Apparently the only thing worse than what I’m doing right now is chopping down trees. I guess bad career moves run in my family


PAUL BUNYAN | Actual photo of my great-grandfather David Fisher, from whom I get my rugged good looks.


Taffet, DavidAccording to CareerCast, out of 200 jobs, newspaper reporter ranks 199, just ahead of lumberjack at 200. The website used data from the Bureau of Labor Statistics to compile its rankings. What brings down the career of journalist is negative growth in the industry (down 13 percent), chance for a raise and average salary. Also the stress level which is ranked as total stress. I guess I’m not doing my job right, because I never stress about anything. Ever. And I love the way that pisses other people off.

On the top end is mathematician, the No. 1 career. Obviously, boredom is not taken into account. (Sorry mathematicians. I’m sure you love your profession as much as I love mine.)

Tenured university professor is No. 2. Yeah, I get that. I wonder if the irony that some tenured university professors teach journalism knocked this job out of the top spot.

Nos. 3 and 4 are statistician and then actuary. Maybe the average salary three times mine is what keeps them from killing themselves.

No. 5 is audiologist. What?

Dental hygienist is No. 6. Dentist is No. 61. Huh? Why bother learning to inflict pain in dental school when you can scrape plaque all day?

Software engineer, computer systems analyst, occupational therapist and speech pathologist round out the top 10. OK, those I get.

On the down side, just ahead of newspaper reporter is enlisted military personnel. Then taxi driver, broadcaster and head cook. Flight attendant is No. 194, followed by garbage collector.

Wait a minute. Going from reporter to garbage collector is taking several steps up? Understand, I respect what they do, but they’re out all day in sweltering heat, rainstorms and snow. The smell. Running alongside the truck. Riding on the truck. On the other hand, they get city benefits and can retire a hell of a lot earlier than I ever will. Hmmmm.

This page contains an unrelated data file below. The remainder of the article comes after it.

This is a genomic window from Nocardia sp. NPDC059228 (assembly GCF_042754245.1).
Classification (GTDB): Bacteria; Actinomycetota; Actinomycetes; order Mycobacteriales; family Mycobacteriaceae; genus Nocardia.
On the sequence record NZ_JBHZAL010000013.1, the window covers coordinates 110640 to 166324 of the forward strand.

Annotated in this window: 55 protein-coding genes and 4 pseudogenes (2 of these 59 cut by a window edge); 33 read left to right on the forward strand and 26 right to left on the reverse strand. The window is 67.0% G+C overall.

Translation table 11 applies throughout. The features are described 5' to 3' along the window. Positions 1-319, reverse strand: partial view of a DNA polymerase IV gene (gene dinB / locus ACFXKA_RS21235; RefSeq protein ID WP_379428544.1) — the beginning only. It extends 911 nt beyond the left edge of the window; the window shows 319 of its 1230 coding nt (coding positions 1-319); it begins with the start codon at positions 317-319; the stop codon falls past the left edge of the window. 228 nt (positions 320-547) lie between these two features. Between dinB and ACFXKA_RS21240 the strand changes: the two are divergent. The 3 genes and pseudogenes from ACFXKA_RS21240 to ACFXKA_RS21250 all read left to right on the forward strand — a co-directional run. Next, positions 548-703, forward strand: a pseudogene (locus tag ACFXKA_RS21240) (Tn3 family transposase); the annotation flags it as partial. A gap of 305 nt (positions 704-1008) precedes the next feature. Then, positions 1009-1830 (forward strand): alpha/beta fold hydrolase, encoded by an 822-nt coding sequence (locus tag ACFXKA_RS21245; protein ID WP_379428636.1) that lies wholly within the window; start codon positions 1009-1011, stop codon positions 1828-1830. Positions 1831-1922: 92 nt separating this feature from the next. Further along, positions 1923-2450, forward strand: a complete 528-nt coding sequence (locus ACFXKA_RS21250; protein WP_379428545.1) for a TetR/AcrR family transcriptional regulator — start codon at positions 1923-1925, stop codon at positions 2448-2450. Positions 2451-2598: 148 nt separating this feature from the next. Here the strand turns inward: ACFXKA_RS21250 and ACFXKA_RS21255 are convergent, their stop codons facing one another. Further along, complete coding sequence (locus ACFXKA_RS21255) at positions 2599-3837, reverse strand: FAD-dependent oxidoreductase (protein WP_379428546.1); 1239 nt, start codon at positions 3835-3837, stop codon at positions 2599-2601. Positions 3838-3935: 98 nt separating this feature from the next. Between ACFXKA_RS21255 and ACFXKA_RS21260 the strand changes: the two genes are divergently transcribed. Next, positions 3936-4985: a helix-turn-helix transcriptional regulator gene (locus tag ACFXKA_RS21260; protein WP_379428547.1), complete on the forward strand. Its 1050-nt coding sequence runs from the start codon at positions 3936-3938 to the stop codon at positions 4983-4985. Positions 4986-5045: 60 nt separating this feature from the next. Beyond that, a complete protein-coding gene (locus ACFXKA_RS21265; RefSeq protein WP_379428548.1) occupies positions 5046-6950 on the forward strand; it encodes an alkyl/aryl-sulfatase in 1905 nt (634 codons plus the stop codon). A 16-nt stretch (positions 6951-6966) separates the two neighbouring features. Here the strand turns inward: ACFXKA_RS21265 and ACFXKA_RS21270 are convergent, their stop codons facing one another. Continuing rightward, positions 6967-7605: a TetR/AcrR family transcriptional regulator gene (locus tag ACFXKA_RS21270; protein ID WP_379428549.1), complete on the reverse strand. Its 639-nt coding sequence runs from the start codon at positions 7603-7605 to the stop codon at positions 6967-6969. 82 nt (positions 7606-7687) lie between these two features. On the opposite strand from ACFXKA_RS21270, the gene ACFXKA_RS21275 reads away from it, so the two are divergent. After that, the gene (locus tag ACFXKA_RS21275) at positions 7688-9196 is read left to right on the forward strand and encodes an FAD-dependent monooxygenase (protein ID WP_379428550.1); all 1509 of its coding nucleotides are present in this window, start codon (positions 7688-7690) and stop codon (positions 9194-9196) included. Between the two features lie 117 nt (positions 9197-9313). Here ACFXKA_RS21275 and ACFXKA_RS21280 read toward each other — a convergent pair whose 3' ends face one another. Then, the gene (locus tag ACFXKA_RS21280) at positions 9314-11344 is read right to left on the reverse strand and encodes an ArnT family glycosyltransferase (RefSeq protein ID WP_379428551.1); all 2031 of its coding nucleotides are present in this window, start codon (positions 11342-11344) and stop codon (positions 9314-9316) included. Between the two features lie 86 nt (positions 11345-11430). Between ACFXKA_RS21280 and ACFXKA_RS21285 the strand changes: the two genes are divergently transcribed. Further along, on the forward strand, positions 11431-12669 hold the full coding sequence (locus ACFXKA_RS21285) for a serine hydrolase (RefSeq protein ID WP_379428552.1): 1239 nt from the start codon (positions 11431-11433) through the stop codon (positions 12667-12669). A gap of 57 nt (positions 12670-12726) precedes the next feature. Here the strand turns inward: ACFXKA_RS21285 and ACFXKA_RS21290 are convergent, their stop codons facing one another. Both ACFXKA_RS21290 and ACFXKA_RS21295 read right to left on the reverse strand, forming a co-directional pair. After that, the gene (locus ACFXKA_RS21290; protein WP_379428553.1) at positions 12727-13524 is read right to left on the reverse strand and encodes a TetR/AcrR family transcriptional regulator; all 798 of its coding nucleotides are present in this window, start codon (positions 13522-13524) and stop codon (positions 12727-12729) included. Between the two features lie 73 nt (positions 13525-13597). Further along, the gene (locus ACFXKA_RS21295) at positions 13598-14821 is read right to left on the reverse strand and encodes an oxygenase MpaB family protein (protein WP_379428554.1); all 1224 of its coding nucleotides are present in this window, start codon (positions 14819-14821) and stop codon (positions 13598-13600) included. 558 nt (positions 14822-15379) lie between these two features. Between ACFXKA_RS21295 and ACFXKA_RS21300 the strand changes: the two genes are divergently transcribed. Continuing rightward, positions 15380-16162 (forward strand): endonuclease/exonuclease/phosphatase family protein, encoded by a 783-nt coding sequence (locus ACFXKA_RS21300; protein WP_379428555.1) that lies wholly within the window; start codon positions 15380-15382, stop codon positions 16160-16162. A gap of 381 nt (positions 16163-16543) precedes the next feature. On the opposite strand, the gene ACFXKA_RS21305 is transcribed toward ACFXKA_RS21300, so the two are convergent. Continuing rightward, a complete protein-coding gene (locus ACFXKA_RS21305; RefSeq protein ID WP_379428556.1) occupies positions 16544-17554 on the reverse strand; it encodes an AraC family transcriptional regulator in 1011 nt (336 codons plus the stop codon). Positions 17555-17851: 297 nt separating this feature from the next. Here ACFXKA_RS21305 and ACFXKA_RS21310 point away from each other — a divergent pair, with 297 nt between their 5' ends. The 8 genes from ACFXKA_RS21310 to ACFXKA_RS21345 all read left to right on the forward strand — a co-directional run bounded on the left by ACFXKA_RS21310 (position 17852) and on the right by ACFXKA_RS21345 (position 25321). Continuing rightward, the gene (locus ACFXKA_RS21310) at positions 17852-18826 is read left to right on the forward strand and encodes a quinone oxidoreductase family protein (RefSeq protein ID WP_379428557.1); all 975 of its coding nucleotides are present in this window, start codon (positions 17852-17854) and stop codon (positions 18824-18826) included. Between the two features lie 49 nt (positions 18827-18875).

Next worse comes firefighter, corrections officer and roofer.

Wait, corrections officer? OK, so here’s where I have to explain apparently bad career moves that run in my family.

My father’s last job before he retired was teaching at Sing Sing. He wasn’t a corrections officer, but he worked with inmates in prison for … well, he said he never asked what any of them did. It’s how he was able to teach them without judging them, trying to help them make something of themselves when they got out.

At No. 163 is pest control worker. The Orkins (you’ve seen their pest control trucks) are my cousins. As far as I’m concerned, their bad move wasn’t the business they chose, but their decision to live in Mississippi.

And then there’s lumberjack. It’s what my great-grandfather, David Fisher for whom I’m named, did in Nagy Varad, Hungary (now known as Oradea, Romania).

The story is, he had good years and bad years. After one of his bad years, he said the next good year he’d use the money to get his family to America. Apparently he did a very good job, because when I visited Oradea in 1990, soon after the communist government fell, there wasn’t a tree in sight.

He got his wife and two daughters to New York in 1905 and he arrived a year later. He wanted something better for his family and that’s what he got. I’m not a No. 200 lumberjack. I’m a No. 199 newspaper reporter.

David Taffet is a staff writer at Dallas Voice. He can be reached at

This article appeared in the Dallas Voice print edition April 18, 2014.